What to Do When You Learn Someone Has Cancer

When you learn that a friend or family member has a cancer diagnosis, what do you do? This can be a difficult experience, and it's hard to know how to act. Sometimes it's even more important to be aware of what NOT to do. Having been on the receiving end of some wonderful responses, and some really awful ones, when I told people about my cancer diagnosis, here are some suggestions:

First and foremost, please do not engage in an over-the-top grief-stricken response that indicates that you believe the speaker is about to die momentarily (e.g.,"OH MY GOD, NOOOO….). You can allow yourself to freak out later in private, but you owe it to your friend or loved one to keep it together at that moment. A newly-diagnosed person doesn't want abject pity and shouldn't have to reassure YOU or give YOU emotional support.

Please be careful about making glib comparisons to other people you have known who were in the same situation, especially if the other person didn't do well ("One of the women in my office got breast cancer last year, the same stage as you – she died."). I shouldn't have to explain why this is not helpful.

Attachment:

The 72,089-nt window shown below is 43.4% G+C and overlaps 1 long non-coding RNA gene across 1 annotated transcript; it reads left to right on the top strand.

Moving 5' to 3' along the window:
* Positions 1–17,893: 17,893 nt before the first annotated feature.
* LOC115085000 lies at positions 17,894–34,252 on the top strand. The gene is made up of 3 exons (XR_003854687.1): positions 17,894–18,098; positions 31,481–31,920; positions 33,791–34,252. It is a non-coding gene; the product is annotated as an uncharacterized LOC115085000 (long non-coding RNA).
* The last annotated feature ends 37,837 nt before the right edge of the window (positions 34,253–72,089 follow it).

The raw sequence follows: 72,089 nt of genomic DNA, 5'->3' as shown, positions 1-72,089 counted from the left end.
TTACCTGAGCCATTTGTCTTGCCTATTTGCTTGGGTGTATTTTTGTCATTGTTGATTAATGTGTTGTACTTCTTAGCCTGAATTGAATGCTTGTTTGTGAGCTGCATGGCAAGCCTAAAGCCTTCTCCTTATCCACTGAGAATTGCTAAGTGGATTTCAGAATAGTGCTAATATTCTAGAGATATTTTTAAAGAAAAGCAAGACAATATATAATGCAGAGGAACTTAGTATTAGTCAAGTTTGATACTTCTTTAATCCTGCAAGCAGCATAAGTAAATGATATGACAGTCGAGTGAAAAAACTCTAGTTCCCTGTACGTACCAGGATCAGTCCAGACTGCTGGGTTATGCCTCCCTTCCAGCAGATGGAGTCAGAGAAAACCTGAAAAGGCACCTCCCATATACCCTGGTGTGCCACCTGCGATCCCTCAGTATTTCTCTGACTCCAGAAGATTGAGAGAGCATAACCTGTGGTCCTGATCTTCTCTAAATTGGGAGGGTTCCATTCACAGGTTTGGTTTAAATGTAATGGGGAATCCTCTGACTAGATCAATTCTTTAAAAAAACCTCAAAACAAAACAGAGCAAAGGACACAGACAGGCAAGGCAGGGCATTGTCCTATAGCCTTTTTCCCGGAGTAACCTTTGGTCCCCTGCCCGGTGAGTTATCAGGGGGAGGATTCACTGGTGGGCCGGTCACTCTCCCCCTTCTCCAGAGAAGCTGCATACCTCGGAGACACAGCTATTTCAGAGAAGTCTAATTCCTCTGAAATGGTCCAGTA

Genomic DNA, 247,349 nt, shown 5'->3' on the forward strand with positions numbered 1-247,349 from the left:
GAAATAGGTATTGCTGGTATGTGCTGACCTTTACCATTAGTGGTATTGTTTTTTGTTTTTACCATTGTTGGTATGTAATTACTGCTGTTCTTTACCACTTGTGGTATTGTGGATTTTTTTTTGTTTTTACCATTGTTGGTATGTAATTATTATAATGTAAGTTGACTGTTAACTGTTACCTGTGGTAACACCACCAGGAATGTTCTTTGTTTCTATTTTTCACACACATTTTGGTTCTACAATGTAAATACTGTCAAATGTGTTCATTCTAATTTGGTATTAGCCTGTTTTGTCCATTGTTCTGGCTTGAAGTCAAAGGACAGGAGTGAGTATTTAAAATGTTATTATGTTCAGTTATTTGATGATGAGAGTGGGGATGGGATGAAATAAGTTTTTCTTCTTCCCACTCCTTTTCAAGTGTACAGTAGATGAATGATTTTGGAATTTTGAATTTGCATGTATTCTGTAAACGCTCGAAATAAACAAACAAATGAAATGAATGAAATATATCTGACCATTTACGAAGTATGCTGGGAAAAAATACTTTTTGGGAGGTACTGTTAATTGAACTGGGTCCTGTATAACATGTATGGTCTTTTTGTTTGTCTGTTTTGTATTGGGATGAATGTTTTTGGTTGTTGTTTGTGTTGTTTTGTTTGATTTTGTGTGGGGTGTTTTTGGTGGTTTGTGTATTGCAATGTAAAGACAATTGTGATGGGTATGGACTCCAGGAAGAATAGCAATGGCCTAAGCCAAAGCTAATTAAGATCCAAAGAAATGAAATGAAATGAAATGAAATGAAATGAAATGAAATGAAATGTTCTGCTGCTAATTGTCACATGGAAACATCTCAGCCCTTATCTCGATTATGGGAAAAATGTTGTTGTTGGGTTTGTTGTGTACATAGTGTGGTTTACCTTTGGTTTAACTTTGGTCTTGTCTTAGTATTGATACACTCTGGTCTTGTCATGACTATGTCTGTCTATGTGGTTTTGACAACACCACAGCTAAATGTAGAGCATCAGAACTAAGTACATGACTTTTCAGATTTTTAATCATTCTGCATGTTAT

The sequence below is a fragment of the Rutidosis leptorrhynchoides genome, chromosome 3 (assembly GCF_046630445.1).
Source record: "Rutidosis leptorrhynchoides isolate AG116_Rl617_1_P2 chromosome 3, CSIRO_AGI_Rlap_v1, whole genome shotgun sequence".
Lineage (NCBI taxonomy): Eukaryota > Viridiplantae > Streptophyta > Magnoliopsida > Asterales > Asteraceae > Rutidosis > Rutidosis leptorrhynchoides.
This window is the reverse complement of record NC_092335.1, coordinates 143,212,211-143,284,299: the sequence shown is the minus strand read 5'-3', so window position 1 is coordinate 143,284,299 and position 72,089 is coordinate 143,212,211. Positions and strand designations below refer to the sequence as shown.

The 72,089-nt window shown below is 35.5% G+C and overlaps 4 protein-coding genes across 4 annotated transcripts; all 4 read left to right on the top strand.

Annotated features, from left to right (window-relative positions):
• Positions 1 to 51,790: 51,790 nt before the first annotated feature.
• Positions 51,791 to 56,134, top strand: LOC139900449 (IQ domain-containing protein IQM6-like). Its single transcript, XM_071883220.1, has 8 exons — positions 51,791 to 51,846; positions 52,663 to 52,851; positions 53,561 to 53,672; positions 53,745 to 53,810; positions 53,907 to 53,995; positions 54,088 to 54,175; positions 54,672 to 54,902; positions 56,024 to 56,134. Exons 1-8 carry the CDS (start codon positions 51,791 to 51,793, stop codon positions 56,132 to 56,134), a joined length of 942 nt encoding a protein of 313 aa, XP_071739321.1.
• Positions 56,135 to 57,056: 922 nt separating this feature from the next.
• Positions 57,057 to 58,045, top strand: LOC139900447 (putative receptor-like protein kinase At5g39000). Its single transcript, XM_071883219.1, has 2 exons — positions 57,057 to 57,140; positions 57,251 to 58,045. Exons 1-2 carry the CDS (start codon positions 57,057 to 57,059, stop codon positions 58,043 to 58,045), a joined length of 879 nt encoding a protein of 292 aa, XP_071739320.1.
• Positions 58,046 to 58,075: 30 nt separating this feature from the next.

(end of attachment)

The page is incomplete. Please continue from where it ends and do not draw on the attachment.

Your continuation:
On the other hand, even if you know of other people with a similar diagnosis who had a positive outcome, and you think it would be reassuring to your loved one to hear about their experience, you run the risk of seeming to downplay the seriousness of what your loved one is facing ("Ellen had a lumpectomy and chemo, never missed a day of work, and went hiking in the Himalayas right after she finished treatment – I'm sure you'll be just fine!").

Please do not ask if there is anything you can do to help unless you are prepared to actually do something helpful. Please do think of practical ways in which you can provide support or assistance. For example, you might offer to help with household chores or childcare, or transportation and/or accompaniment to doctor or treatment appointments. Be specific about your offer, so that your loved one knows you mean it – give dates/times when you can provide help.

Finally, whatever the crisis that your loved one is facing, they are almost sure to welcome having someone to go to the movies/theater/museum with, to have lunch/dinner/dessert/drinks with, or otherwise help them have a little fun, provide a bit of a distraction, and reassure them that they are more than just a cancer patient.

Author

Jo Holz

Jo is a breast cancer survivor and a SHARE volunteer.


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